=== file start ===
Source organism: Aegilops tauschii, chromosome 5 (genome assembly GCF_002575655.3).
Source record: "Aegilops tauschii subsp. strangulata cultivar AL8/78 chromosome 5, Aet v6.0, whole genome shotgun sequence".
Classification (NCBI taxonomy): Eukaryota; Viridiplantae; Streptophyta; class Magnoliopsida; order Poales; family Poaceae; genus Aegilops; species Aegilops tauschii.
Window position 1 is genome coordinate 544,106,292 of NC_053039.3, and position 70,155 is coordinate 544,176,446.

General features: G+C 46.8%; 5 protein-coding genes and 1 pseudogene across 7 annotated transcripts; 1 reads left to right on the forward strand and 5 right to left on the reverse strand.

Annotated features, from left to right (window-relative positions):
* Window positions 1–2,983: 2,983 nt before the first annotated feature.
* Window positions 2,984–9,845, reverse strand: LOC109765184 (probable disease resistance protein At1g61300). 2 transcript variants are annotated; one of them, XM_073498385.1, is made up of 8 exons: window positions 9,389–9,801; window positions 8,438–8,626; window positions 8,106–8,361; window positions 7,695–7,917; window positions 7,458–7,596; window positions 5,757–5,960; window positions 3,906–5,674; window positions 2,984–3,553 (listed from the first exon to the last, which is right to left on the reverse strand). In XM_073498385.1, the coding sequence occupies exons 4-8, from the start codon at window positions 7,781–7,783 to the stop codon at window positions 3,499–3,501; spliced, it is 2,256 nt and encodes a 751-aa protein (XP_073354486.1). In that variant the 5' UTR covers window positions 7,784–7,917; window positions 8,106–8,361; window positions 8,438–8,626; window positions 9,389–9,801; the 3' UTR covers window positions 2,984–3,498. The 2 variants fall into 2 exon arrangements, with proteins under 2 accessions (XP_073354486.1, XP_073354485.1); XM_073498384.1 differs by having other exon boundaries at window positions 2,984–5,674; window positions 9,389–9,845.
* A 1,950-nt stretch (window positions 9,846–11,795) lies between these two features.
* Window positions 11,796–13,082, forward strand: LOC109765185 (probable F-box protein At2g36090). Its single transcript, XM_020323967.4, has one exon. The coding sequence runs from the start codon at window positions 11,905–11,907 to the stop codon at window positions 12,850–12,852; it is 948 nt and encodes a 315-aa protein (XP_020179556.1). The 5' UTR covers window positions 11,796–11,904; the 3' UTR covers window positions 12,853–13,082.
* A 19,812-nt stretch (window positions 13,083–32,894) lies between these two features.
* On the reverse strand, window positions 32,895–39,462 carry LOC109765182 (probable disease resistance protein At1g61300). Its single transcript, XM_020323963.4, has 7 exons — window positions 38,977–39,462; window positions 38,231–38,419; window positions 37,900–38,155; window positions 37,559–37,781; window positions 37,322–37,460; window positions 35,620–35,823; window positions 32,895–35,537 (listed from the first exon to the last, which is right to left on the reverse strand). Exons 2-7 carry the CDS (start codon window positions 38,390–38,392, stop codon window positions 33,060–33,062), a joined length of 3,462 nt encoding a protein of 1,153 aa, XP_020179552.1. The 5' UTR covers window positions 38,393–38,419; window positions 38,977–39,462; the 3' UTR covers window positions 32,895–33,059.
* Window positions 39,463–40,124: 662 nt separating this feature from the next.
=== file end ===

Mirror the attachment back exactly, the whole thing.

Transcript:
Source organism: Aegilops tauschii, chromosome 5 (genome assembly GCF_002575655.3).
Source record: "Aegilops tauschii subsp. strangulata cultivar AL8/78 chromosome 5, Aet v6.0, whole genome shotgun sequence".
Classification (NCBI taxonomy): Eukaryota; Viridiplantae; Streptophyta; class Magnoliopsida; order Poales; family Poaceae; genus Aegilops; species Aegilops tauschii.
Window position 1 is genome coordinate 544,106,292 of NC_053039.3, and position 70,155 is coordinate 544,176,446.

General features: G+C 46.8%; 5 protein-coding genes and 1 pseudogene across 7 annotated transcripts; 1 reads left to right on the forward strand and 5 right to left on the reverse strand.

Annotated features, from left to right (window-relative positions):
* Window positions 1–2,983: 2,983 nt before the first annotated feature.
* Window positions 2,984–9,845, reverse strand: LOC109765184 (probable disease resistance protein At1g61300). 2 transcript variants are annotated; one of them, XM_073498385.1, is made up of 8 exons: window positions 9,389–9,801; window positions 8,438–8,626; window positions 8,106–8,361; window positions 7,695–7,917; window positions 7,458–7,596; window positions 5,757–5,960; window positions 3,906–5,674; window positions 2,984–3,553 (listed from the first exon to the last, which is right to left on the reverse strand). In XM_073498385.1, the coding sequence occupies exons 4-8, from the start codon at window positions 7,781–7,783 to the stop codon at window positions 3,499–3,501; spliced, it is 2,256 nt and encodes a 751-aa protein (XP_073354486.1). In that variant the 5' UTR covers window positions 7,784–7,917; window positions 8,106–8,361; window positions 8,438–8,626; window positions 9,389–9,801; the 3' UTR covers window positions 2,984–3,498. The 2 variants fall into 2 exon arrangements, with proteins under 2 accessions (XP_073354486.1, XP_073354485.1); XM_073498384.1 differs by having other exon boundaries at window positions 2,984–5,674; window positions 9,389–9,845.
* A 1,950-nt stretch (window positions 9,846–11,795) lies between these two features.
* Window positions 11,796–13,082, forward strand: LOC109765185 (probable F-box protein At2g36090). Its single transcript, XM_020323967.4, has one exon. The coding sequence runs from the start codon at window positions 11,905–11,907 to the stop codon at window positions 12,850–12,852; it is 948 nt and encodes a 315-aa protein (XP_020179556.1). The 5' UTR covers window positions 11,796–11,904; the 3' UTR covers window positions 12,853–13,082.
* A 19,812-nt stretch (window positions 13,083–32,894) lies between these two features.
* On the reverse strand, window positions 32,895–39,462 carry LOC109765182 (probable disease resistance protein At1g61300). Its single transcript, XM_020323963.4, has 7 exons — window positions 38,977–39,462; window positions 38,231–38,419; window positions 37,900–38,155; window positions 37,559–37,781; window positions 37,322–37,460; window positions 35,620–35,823; window positions 32,895–35,537 (listed from the first exon to the last, which is right to left on the reverse strand). Exons 2-7 carry the CDS (start codon window positions 38,390–38,392, stop codon window positions 33,060–33,062), a joined length of 3,462 nt encoding a protein of 1,153 aa, XP_020179552.1. The 5' UTR covers window positions 38,393–38,419; window positions 38,977–39,462; the 3' UTR covers window positions 32,895–33,059.
* Window positions 39,463–40,124: 662 nt separating this feature from the next.